— What's In a Name?
What’s In a Name?: I freeze like a headlit deer, but probably would have commiserated with the clerk afterward. Ugh.
Can anyone suggest a term of address for service exchanges that isn’t a social land mine? I’ll take “ma’am” over “young lady,” which risks activating some people’s punching mechanisms (not mine, of course), and if you call me “mom” I will let it slide if you’re 23 and just trying to sell my kids new sports gear. Ideas?
From the gallery:
●How many men are offended when a clerk calls them "sir"? None I know.
[True, but “sir” just says “male,” not “male visibly past his youthful prime,” like “ma’am” vs. “miss.” CH]
●"Ma'am" is a perfectly respectful way to address a customer.
●People started calling me "young lady" when I got around 50 and I am not having it. I have lived every one of my 50-plus years and earned the title of ma'am, so you'll get no giggles and jumpy-claps from me with that young-lady stuff.
[I just jumpy-clapped “jumpy claps.” CH]
●"Ma'am" is a 100-percent-correct way to address a woman you don't know. If anyone overreacts to that, chalk it up to her having a bad day. (I'd probably have frozen, too, but I imagine myself telling her, "It beats the hell out of b----.")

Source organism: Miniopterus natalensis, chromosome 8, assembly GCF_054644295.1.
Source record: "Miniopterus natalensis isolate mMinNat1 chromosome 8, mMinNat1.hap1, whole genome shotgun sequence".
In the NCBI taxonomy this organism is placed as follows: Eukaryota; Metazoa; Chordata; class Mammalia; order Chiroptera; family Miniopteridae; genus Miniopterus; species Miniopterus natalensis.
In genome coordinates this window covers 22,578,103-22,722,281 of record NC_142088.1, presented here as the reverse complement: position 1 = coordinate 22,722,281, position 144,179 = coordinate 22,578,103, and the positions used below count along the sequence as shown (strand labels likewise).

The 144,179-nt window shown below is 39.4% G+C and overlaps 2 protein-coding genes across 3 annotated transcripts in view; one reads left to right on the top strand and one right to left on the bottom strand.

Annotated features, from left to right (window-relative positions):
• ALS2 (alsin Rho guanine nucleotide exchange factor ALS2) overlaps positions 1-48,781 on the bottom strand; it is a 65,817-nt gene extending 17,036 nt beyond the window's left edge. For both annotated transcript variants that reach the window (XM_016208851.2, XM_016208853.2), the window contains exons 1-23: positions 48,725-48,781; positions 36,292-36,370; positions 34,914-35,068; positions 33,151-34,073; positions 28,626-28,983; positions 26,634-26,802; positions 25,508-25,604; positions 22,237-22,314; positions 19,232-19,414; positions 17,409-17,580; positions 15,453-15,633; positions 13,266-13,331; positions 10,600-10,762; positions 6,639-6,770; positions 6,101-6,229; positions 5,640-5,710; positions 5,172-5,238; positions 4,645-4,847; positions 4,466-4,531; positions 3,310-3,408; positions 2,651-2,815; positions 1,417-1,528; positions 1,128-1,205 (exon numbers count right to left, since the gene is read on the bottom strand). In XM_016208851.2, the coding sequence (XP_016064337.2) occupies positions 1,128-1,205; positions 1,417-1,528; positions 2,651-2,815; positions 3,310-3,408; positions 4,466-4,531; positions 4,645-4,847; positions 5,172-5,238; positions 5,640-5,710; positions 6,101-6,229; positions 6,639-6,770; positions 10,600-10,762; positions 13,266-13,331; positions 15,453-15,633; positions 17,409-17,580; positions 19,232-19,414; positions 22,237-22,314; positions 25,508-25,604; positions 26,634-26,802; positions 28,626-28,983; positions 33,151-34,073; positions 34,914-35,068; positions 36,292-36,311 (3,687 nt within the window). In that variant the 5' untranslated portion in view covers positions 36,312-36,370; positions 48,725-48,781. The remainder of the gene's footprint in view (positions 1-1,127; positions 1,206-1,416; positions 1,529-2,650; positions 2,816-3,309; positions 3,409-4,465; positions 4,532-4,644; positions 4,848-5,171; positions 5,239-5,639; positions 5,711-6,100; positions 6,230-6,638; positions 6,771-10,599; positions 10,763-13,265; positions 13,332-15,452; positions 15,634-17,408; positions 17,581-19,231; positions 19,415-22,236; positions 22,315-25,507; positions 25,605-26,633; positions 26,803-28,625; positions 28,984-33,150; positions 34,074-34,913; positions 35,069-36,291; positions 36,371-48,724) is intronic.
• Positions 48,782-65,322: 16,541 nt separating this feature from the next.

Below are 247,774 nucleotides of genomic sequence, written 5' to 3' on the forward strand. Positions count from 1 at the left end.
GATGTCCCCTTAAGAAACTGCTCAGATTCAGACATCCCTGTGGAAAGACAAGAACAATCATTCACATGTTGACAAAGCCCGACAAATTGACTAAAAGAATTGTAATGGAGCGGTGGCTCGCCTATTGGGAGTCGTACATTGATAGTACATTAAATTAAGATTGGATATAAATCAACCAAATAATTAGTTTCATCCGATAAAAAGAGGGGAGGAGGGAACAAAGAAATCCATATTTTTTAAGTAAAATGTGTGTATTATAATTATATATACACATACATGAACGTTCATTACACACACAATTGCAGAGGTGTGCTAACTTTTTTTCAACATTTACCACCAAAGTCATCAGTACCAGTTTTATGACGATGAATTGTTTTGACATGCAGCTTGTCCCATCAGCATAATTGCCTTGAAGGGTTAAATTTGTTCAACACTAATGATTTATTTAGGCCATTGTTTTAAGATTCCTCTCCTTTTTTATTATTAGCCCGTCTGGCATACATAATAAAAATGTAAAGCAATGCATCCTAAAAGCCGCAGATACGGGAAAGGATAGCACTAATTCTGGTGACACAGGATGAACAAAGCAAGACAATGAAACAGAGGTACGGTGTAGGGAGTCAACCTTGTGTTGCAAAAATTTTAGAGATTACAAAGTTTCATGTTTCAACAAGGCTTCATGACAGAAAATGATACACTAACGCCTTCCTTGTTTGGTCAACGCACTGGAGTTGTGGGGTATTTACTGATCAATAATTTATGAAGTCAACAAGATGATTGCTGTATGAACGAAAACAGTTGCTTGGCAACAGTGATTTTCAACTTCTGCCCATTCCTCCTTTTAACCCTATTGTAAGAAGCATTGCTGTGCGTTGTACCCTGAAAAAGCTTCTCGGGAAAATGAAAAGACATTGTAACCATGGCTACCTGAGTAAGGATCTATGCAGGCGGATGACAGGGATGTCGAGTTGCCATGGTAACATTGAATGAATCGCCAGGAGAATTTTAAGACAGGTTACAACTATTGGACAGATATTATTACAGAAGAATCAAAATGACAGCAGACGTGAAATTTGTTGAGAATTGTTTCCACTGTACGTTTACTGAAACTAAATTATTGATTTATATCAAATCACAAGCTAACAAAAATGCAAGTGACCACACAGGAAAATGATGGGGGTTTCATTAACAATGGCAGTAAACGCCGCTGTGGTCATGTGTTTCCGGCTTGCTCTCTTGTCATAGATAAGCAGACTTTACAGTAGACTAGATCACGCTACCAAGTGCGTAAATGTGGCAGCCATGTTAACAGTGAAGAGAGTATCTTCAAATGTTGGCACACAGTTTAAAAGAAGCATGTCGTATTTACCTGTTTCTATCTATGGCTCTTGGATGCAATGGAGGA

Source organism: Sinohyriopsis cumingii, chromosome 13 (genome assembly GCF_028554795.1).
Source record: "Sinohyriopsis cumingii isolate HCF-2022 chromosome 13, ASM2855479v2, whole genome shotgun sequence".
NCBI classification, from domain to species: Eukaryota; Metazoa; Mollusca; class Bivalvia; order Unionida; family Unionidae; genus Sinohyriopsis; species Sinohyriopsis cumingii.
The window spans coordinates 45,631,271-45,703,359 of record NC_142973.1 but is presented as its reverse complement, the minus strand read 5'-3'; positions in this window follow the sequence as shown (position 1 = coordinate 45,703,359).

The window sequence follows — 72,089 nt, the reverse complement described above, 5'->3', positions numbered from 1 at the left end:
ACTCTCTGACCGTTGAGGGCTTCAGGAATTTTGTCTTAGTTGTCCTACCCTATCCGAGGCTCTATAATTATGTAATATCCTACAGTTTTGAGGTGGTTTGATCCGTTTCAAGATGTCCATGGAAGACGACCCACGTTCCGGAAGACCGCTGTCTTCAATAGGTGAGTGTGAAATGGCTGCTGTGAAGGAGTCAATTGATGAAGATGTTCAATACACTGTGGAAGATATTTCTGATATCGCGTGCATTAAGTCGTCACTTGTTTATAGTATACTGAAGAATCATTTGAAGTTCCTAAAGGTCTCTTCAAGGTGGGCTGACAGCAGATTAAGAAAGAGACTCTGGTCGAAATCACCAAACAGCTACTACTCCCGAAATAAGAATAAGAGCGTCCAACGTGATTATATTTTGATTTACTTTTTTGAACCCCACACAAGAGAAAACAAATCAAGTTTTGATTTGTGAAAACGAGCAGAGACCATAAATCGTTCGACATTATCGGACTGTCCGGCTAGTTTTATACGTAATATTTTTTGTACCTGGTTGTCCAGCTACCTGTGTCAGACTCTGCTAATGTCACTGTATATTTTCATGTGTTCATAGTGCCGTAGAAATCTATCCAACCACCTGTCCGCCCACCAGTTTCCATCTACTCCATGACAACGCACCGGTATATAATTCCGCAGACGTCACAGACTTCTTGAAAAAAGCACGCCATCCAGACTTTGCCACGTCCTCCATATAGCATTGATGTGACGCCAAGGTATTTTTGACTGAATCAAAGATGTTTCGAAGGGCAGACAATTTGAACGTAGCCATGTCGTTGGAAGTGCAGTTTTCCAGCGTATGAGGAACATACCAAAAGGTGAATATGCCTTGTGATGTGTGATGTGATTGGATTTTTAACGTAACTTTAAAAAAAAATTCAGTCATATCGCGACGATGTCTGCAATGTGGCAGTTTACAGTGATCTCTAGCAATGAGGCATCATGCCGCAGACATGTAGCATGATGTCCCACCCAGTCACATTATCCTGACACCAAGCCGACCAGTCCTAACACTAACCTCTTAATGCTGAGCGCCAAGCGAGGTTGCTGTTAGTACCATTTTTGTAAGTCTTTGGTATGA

●I'm a 43-year-old woman and can't fathom how "ma'am" would be offensive to anyone.
●"Young lady" will get your head snapped off, as will "honey," "sweetie" and "dear."
[Honeys, dears and sweeties can call me “honey,” “dear” and “sweetie.” CH]
●I've lived in the Deep South all my life, and always taken for granted that females from their late teens or so forward are "ma'am." Here it's not reserved for women "of a certain age."
[I prefer “vintage women” myself. CH]
●As a person raised in the South, I call everybody ma'am and sir, even my cats. "No ma'am! Don't jump on that table!" I think folks who chafe at attempts at politeness typically have personal issues going on.
●That woman needs to get over herself. My father always called a man "sir" when he was talking to someone he didn't know. Even when my father was older than they were.
●Last week, a toll booth operator in Florida called me "baby girl." I'm 43. I'm going to start using "baby child" (for a non-gendered version) from now on.
●All we need to do is drop the idea that using a vocative adds politeness.
●I think "Hey, you!" is just about the only term that isn't offensive to someone.
[Except those who expect “sir” and “ma’am.” Hahaha. CH]
●Not everyone feels like a clear gender. The world's changing.
[You win, Tiger. CH]